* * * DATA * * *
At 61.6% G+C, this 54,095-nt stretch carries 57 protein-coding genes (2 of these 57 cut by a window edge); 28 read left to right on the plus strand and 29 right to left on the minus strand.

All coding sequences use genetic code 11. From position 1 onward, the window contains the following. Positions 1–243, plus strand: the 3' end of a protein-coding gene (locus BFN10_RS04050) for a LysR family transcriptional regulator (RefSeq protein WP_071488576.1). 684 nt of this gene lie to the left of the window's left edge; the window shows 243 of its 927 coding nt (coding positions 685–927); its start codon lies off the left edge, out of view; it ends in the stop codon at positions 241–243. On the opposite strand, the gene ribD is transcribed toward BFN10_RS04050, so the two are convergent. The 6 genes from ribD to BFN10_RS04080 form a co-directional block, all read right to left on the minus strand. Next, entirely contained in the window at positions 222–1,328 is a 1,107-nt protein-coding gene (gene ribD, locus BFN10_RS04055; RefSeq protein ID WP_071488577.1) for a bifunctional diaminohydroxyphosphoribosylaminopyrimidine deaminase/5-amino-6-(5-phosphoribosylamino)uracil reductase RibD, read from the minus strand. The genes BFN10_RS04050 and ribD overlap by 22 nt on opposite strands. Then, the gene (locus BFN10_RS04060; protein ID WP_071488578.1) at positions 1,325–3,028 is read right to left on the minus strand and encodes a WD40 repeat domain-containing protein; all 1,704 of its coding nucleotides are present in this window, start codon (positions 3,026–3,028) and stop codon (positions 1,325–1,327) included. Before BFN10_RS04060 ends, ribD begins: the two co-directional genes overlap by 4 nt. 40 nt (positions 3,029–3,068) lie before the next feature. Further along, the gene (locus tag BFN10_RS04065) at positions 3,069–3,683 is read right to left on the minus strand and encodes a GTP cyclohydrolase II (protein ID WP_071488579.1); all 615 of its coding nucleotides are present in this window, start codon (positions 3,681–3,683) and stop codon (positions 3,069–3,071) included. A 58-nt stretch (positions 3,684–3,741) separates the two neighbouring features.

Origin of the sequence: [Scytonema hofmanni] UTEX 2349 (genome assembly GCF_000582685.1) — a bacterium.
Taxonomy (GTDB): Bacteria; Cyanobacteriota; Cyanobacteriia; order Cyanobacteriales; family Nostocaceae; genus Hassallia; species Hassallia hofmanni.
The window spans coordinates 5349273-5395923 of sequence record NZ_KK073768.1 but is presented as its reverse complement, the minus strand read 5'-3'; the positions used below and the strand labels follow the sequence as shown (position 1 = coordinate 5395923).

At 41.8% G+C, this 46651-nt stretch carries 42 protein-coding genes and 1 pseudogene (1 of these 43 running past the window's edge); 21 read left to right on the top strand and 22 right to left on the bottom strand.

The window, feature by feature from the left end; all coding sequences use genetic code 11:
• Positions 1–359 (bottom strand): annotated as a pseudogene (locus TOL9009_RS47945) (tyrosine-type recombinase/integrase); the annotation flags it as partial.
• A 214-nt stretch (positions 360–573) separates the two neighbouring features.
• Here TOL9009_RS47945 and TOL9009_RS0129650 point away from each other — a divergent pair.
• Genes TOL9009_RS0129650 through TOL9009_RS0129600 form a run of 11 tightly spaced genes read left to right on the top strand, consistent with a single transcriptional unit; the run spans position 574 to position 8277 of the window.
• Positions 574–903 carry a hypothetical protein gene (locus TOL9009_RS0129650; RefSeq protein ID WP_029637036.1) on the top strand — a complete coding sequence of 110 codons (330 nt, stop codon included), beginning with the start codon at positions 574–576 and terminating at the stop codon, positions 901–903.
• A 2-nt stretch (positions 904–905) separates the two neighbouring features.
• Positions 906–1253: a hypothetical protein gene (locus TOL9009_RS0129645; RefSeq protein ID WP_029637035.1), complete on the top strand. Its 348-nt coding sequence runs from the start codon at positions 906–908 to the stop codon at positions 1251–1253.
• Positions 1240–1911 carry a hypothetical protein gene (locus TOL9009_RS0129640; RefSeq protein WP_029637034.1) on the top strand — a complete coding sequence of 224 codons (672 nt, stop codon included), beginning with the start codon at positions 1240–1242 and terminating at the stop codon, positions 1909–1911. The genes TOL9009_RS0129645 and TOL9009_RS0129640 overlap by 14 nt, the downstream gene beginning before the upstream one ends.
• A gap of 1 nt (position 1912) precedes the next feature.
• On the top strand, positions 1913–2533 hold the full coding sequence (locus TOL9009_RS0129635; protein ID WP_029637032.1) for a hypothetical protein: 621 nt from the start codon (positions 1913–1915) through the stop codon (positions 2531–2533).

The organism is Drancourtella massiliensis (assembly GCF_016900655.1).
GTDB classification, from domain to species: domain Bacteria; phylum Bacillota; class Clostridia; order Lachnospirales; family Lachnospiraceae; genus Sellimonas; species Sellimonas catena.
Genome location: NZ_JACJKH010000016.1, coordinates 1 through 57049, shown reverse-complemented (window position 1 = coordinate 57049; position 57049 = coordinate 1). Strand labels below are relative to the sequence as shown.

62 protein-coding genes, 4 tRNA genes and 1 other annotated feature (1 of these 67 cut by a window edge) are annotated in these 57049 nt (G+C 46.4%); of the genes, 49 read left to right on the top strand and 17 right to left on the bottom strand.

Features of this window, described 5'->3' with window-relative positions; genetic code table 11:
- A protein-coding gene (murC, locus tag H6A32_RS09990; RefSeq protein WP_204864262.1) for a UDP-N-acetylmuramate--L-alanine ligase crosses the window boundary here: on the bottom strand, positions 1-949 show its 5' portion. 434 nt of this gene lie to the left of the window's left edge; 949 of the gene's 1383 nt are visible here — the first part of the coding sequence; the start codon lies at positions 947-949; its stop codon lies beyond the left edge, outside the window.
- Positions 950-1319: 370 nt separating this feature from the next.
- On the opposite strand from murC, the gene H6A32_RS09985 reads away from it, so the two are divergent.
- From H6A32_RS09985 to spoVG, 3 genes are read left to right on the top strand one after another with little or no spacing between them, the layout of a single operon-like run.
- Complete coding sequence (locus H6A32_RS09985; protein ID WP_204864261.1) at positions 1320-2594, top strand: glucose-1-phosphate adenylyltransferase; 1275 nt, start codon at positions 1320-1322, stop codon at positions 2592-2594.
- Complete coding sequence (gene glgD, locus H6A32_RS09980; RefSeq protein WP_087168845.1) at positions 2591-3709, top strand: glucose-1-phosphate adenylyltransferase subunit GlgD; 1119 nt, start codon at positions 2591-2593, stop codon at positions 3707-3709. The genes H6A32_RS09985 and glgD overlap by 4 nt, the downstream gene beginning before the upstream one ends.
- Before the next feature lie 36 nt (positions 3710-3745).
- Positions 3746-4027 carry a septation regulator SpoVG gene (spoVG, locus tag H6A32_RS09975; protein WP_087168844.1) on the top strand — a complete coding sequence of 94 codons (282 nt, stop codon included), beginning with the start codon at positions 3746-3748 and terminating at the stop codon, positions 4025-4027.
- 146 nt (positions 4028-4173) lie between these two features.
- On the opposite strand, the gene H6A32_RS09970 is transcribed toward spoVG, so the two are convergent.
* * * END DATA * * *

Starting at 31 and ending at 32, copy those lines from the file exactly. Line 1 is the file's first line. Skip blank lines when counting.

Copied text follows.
- 146 nt (positions 4028-4173) lie between these two features.
- On the opposite strand, the gene H6A32_RS09970 is transcribed toward spoVG, so the two are convergent.